Increased security has potential for preventing drug use of teens

Brianna Carmack, Opinions Editor

One’s teenage years, while full of exciting and fun, can also be the beginning of an everlasting addiction. Even though it’s always been a problem for teens, it seems like drug use has been increasing in popularity to the point where it’s normal to go into the bathroom and notice that people are vaping.

Although there will be teens that still do drugs, what is an appropriate way of preventing this behavior?

It is the agreement of The Mentor editorial board that the safest and most appropriate way to prevent the use of drugs by the adolescence of Manhattan High is to increase security and shift the conversation surrounding drug use from being addict-based to a more open dialogue that includes those who are casual users.

MHS has roughly 1800 students and it’s a given fact that not everyone has the same rate of usage when it comes to prescription medication. Whether it’s using pills for a migraine or because the medicine equalizes your emotions, everyone will have a different usage. Unfortunately, one of those uses may be to use prescription medication as a way to feel some kind of euphoric effect. It’s hard to be able to treat these kind of cases though because these medicines were made to help people who truly need it. Some schools have an organized way of have prescription medicines actually used for help held in a designated spot, but when you have 1800 kids in a school it tends to become unorganized and messy.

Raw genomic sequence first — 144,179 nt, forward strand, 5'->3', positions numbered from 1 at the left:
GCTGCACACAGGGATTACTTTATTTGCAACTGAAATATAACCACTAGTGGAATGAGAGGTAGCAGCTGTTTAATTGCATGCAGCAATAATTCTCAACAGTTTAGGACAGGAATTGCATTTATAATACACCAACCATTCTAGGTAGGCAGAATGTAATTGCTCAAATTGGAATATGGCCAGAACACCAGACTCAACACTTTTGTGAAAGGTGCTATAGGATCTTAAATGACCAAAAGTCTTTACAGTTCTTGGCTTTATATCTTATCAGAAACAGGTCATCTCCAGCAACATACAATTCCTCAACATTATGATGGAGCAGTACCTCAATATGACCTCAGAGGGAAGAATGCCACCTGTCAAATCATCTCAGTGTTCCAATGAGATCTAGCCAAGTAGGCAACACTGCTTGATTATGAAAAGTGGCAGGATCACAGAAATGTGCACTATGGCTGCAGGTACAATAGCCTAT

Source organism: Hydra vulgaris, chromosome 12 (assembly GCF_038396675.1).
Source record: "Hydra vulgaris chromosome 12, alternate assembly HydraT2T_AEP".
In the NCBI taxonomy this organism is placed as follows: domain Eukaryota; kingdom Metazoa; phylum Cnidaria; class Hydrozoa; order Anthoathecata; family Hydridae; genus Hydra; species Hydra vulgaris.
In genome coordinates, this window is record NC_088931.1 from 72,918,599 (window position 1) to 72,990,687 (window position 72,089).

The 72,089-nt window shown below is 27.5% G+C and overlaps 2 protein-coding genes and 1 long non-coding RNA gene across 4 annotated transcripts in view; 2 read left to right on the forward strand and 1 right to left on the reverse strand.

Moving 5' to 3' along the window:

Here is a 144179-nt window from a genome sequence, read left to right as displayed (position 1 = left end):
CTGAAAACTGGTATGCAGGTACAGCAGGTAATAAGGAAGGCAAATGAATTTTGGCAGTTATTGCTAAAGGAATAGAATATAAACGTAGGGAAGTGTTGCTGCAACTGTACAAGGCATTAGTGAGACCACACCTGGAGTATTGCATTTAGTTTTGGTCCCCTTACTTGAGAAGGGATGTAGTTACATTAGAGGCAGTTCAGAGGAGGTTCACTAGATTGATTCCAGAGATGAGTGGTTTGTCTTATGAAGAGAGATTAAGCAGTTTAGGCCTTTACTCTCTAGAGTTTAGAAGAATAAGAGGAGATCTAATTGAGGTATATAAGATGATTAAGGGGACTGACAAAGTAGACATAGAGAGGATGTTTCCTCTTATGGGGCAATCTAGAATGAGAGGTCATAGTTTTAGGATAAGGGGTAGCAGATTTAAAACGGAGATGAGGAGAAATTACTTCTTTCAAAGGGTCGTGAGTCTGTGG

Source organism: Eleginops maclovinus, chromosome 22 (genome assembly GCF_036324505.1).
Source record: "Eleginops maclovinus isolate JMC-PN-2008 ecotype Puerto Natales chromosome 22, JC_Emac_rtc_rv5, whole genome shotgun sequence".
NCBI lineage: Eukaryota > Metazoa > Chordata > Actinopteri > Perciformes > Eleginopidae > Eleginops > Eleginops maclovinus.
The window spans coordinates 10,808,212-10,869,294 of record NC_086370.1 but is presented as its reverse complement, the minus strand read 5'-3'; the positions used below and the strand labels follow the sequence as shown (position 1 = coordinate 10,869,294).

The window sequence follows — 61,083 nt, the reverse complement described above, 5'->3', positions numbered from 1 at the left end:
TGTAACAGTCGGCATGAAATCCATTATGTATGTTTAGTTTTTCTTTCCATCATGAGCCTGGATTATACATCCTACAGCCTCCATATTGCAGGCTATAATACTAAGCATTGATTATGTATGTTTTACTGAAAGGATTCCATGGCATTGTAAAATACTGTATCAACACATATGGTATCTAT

After our recent referendum passing, one of the promises was to increase the amount of security at MHS, which is extremely important. The reason behind it is more towards physical safety such as shootings, but there could be a way for it to be geared toward general safety. In addition, if there was an appropriate solution for those getting caught abusing drugs, other than suspension or jail time, maybe some teens would stop.

Nowadays with technology and there being more types of ways to get that euphoric feeling, such as the infamous JUUL, it’s easier to hide. With it being easier to hide, most teens have the mindset that they will not get caught and will continue to do it.

One thing to notice is that addicts don’t always realize that they’re addicts. It’s unfortunate because in order for people to get help there has to be some part in that person where they realize that they are hurting themselves, whether it’s mentally or physically. When being told by someone else that the decisions being made are not safe and unhealthy, people may get defensive about it. Their mindset is that it’s not a big deal and they consequently continue to harm themselves. MHS as a whole tends to focus more on addicts than casual users, which must be changed. The culture at MHS should additionally focus on those who use drugs socially.

In conclusion, there needs to be more security in a way where it focuses on drugs. People need to understand that some teens don’t consider themselves as addicts and will not care about whatever is being said about drugs. Again, not everyone is the same and it will never be like that.